Carrie Soto is Back – Taylor Jenkins Reid

Published By: Random House
Pages: 384
Released On: 30/08/2022

Carrie Soto is fierce, and her determination to win at any cost has not made her popular.

By the time Carrie retires from tennis, she is the best player the world has ever seen. She has shattered every record and claimed twenty Slam titles. And if you ask her, she is entitled to every one. She sacrificed nearly everything to become the best, with her father as her coach.

But six years after her retirement, Carrie finds herself sitting in the stands of the 1994 US Open, watching her record be taken from her by a brutal, stunning, British player named Nicki Chan.

At thirty-seven years old, Carrie makes the monumental decision to come out of retirement and be coached by her father for one last year in an attempt to reclaim her record. Even if the sports media says that they never liked the ‘Battle-Axe’ anyway. Even if her body doesn’t move as fast as it did. And even if it means swallowing her pride to train with a man she once almost opened her heart to: Bowe Huntley. Like her, he has something to prove before he gives up the game forever.

In spite of it all: Carrie Soto is back, for one epic final season. In this riveting and unforgettable novel, Taylor Jenkins Reid tells a story about the cost of greatness and a legendary athlete attempting a comeback.

*****

Thanks to NetGalley and Random House for the advanced copy of this title in return for an honest review.

I own a couple of Taylor Jenkins Reid’s previous books, but for some ridiculous reason, I’ve never got round to reading them. So, I thought it was about time I entered her world, and where better place to start than with Carrie Soto.

Every so often an author comes along who the whole world seems to love, and more often than not, I don’t agree, finding them too overexposed. And whilst this may be my first of her books that I’ve actually read, I think she may be the exception there. She’s utterly fabulous.

I am obsessed with tennis, so I loved that the game was a critical element to the story. You don’t often get fictional books on the topic of tennis – normally it’s football – so it was  very enjoyable from my perspective for that. The detail of the games is very impressive, either Taylor is a tennis fan, plays tennis or has just don’t an immense amount of research. Yes, most of the games are described in detail, some on a point-by-point basis, which could have been quite repetitive and tedious, but it wasn’t. reading the games was as thrilling as watching them.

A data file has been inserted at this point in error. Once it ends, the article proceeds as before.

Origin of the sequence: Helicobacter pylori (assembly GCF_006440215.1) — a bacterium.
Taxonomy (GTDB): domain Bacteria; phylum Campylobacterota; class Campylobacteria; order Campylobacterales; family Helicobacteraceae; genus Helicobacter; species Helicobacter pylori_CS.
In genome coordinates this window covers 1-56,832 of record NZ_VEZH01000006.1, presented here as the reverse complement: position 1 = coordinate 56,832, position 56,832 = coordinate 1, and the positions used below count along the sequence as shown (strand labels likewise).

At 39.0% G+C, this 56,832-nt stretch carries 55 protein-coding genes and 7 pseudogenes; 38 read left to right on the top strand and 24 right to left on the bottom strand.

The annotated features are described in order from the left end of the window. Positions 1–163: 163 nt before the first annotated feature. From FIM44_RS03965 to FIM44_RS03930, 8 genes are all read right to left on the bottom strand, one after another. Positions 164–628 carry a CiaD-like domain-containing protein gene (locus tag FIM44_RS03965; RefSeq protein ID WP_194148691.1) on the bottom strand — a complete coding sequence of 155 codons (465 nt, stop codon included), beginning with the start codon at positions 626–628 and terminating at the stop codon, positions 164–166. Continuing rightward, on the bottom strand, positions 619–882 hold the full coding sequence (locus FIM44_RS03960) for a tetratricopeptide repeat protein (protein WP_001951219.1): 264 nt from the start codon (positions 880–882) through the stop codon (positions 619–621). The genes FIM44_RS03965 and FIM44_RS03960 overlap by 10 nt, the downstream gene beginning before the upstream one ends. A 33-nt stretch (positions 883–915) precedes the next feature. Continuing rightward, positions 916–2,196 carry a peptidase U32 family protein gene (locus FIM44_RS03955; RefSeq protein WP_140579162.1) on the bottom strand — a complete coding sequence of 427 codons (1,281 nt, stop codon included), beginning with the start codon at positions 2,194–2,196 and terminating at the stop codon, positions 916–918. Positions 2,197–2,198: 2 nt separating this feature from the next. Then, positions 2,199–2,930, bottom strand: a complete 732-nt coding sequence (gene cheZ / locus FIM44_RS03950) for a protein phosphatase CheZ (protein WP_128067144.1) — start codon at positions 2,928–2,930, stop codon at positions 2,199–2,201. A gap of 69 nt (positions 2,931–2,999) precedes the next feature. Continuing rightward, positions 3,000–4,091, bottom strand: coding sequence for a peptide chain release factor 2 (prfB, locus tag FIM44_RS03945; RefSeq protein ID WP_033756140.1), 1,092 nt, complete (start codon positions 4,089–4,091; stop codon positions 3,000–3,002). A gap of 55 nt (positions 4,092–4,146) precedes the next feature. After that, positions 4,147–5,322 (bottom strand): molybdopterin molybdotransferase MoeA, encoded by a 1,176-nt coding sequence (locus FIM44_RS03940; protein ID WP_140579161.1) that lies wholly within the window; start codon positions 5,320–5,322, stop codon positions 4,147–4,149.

It’s a fascinating character exploration into female competitors. If a male athlete – fictional or otherwise – acted in the same way Carrie does, it would be all positivity and praise, but instead she’s called a ‘Battle Axe’ and ‘more machine than woman’. There is a fabulous quote which I thought really summed it up for me:

“We live in a world where exceptional women have to sit around waiting for mediocre men.”

Whether it was intentional or not, I can definitely see some real-life tennis players reflected in the book’s characters.

I can’t say for the plot of her other books, whether they’re focussed on one topic, but this one is 100% tennis based. The plot, the characters, the emotions, the twists and turns – they all revolve around playing tennis, so if you don’t happen to be as much of a tennis nut as I am,. You may not enjoy it quite as much, but you should still appreciate it for the phenomenal writing and storytelling it is.

It is a powerful book, so joyful and surprisingly emotional. You will shed tears of sadness, of happiness, anger and pride.

I’ve read a lot of reviews that say they didn’t like Carrie, but I did right from the off. Yes she’s rude and brash and egotistical, but she’s strong and powerful, inspirational and passionate. I really loved her. I also loved her dad; their partnership was gorgeous. The only character I really had negative feelings towards was Nicki; she was a horrific piece of work, and I was willing throughout the book for her to lose. The other characters, whilst key, were more background to me. In my opinion, this is a two-man show.

It is so visual it is an assault on the senses. You can hear the crowds cheering, taste the victory, touch the ball and racket, see the court, smell the blood, sweat and tears she puts in. it is one of the most clearly visual stories I’ve read, and I think would make a very interesting TV series.

It’s hard to imagine that this book started off as a rough draft like any other book. It just leaps off the page right from the off that it feels like it must have come out perfectly on the first write. I just can’t imagine this being any less than the perfect read it is now.

It felt so real, that even after I’d finished, I was thinking about it, like she was a real tennis player, a peer. I kept thinking ‘I must see what she’s playing in next’, forgetting she was fictional, and I’d never get the chance to see her play.

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